The world has lost one of the rarest of men: someone who not only thought differently but helped create objects that opened all of our eyes too. Tonight, the Associated Press reported that Apple co-founder Steve Jobs had passed away. A letter from Apple’s board went online. And then apple.com changed to an iconic, arresting new image.
Social networks worldwide lit up with tweets and updates about the death of Steve Jobs.
And, at least for a night, the Web itself felt united in its grief.
Jobs told us “how to live before you die” in a 2005 commencement speech at Stanford University.
“Your time is limited, so don’t waste it living someone else’s life. Don’t be trapped by dogma — which is living with the results of other people’s thinking. Don’t let the noise of others’ opinions drown out your own inner voice. And most important, have the courage to follow your heart and intuition. They somehow already know what you truly want to become. Everything else is secondary.”
While I listened to the speech, I ventured onto a Web absolutely ablaze with sadness, memories, elegies, celebrations and eulogies to Jobs. Following are a few of the voices and perspectives I found.
“Michelle and I are saddened to learn of the passing of Steve Jobs. Steve was among the greatest of American innovators – brave enough to think differently, bold enough to believe he could change the world, and talented enough to do it.
By building one of the planet’s most successful companies from his garage, he exemplified the spirit of American ingenuity. By making computers personal and putting the internet in our pockets, he made the information revolution not only accessible, but intuitive and fun. And by turning his talents to storytelling, he has brought joy to millions of children and grownups alike. Steve was fond of saying that he lived every day like it was his last. Because he did, he transformed our lives, redefined entire industries, and achieved one of the rarest feats in human history: he changed the way each of us sees the world.
The world has lost a visionary. And there may be no greater tribute to Steve’s success than the fact that much of the world learned of his passing on a device he invented. Michelle and I send our thoughts and prayers to Steve’s wife Laurene, his family, and all those who loved him.”-President Obama.
“Jobs proved the appeal of well-designed intuitive products over the sheer power of tech itself”-Wall Street Journal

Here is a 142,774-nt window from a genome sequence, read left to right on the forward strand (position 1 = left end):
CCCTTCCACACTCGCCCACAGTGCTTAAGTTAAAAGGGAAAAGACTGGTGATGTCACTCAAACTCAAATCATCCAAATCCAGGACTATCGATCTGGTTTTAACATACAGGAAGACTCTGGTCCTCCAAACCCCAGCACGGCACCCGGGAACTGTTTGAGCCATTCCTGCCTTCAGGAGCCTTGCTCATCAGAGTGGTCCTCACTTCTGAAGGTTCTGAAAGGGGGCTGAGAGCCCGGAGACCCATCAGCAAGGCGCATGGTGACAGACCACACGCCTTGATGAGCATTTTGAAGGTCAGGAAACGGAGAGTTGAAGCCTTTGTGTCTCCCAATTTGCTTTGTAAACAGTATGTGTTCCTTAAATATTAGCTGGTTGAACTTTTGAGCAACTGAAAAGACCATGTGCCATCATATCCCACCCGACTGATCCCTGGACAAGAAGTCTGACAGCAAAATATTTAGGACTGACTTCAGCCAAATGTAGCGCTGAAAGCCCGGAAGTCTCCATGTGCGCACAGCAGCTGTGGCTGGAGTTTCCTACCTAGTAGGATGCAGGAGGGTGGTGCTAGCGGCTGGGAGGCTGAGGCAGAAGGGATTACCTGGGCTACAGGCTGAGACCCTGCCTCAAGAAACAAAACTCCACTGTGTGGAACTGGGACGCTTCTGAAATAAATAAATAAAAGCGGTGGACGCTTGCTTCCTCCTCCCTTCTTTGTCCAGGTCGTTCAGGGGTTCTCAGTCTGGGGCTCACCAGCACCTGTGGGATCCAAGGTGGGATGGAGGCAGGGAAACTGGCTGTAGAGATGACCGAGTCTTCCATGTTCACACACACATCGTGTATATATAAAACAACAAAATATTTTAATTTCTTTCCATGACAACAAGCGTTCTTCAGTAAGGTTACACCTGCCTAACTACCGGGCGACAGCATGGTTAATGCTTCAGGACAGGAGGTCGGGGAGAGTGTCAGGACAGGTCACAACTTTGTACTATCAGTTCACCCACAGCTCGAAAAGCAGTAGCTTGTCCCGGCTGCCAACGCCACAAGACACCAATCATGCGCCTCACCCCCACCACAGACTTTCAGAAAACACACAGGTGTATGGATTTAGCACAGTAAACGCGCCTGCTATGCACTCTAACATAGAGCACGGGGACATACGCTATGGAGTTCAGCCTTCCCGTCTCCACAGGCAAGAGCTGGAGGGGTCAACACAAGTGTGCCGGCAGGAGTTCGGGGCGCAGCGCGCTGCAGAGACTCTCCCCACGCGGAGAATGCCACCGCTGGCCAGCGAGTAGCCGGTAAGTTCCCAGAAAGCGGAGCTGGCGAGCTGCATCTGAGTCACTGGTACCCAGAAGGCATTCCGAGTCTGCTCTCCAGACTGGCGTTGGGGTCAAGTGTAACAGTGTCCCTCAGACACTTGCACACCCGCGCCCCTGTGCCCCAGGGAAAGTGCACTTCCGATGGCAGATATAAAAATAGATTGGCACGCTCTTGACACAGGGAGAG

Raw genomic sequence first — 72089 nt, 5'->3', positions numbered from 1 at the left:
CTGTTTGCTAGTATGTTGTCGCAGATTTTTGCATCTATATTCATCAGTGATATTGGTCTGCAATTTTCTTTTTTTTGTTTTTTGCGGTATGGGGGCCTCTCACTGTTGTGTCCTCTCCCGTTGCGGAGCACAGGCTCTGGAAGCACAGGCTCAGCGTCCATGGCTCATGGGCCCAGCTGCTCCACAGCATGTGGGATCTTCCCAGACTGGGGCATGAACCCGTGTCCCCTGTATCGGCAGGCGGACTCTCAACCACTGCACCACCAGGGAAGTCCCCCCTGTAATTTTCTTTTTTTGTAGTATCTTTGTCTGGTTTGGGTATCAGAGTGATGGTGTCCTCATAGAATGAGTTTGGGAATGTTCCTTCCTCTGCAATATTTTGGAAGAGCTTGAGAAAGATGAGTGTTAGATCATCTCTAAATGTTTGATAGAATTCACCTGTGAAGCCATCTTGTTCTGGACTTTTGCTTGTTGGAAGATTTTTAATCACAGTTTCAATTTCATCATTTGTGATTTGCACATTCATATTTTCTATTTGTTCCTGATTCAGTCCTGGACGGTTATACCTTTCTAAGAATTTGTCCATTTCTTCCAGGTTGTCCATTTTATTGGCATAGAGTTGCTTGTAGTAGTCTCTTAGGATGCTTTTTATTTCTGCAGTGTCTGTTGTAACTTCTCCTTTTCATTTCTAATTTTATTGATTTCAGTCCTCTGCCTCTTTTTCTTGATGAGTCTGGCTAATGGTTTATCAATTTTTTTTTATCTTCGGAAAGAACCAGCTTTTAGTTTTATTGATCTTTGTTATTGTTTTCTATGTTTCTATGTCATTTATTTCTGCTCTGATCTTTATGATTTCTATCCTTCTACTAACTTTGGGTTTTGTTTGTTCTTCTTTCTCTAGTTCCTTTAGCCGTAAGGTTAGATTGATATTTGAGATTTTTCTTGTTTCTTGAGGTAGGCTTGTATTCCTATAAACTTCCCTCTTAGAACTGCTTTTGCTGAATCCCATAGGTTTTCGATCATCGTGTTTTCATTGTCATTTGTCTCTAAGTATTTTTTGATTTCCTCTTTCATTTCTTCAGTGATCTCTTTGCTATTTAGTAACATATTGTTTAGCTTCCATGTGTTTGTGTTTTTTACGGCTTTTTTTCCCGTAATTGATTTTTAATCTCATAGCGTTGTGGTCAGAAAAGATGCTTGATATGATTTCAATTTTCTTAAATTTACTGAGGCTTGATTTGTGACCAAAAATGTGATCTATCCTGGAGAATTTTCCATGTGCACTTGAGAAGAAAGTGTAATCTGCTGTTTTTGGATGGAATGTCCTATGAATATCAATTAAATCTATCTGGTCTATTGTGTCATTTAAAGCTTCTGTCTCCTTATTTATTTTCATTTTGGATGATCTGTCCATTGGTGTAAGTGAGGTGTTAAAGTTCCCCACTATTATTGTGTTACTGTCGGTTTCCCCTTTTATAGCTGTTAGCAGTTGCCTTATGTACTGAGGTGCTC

Apple transformed “not only product categories … but also entire industries”-John Markoff
“Bill Gates put a computer on every desk. Steve Jobs put one in every pocket, purse, dorm room and bedroom.”-New York Times
“He completely changed how we interact with technology”-Wired
“The world rarely sees someone who has had the profound impact Steve has had, the effects of which will be felt for many generations to come. For those of us lucky enough to get to work with him, it’s been an insanely great honor. I will miss Steve immensely.”-Bill Gates
“Steve Jobs saw the future and brought it to life long before most people could even see the horizon”-Mike Bloomberg
Steve Jobs “realized what we wanted before we understood it ourselves”-Ted Anthony
Jobs’ career merged the ’60s and Silicon Valley “in a way that re-imagined business itself”-Steven Jay Levy. “Steve Jobs’ reality field actually came into being. And we all live in it.”
Think back: “There’s about to be a new delivery vehicle in higher education in America”-Steve Jobs, 1987, C-SPAN.
“May the uncompromising vision of Steve Jobs live on, inspiring others, making them reach further, do better.”-Tim O’Reilly
“The people who are crazy enough to think they can change the world are the ones who do”-Gizmodo
“His ambitions took him, and us, to extraordinary places”-Harry McCracken
Steve Jobs “brought together art, humanities and tech: he was one of a kind”-Laura Sydell
Walt Mossberg wrote about “The Steve Jobs I Knew.”
“Yesterday, I lived on a world with a Steve Jobs in it. Tonight, I don’t.”-Andy Ihnatko
“Every generation has its heroes.”-Om Malik
Jobs embodied “a glorious piece of what it is to be American with all our contradictions”-Alexis Madrigal
Steve Jobs said “don’t let the noise of others’ opinions drown out your own inner voice.” I won’t.
He gave us inspiration to write our own melodies, to insist on hearing the songs in our heads voiced to the world, whether that vision was wrought in gleaming glass and aluminum, drawn in fanciful pixels or published, echoing Gutenberg’s first revolution.
Thinking back, my first computer was an Apple II+. In 1985, I wrote a story on it. In 1995, I made my first Web site on a Mac. In 2011, I share my world on an iPhone. 27 years later, I’m making my living on a Macbook Pro and tapping on an iPad.
Thank you, Steve Jobs.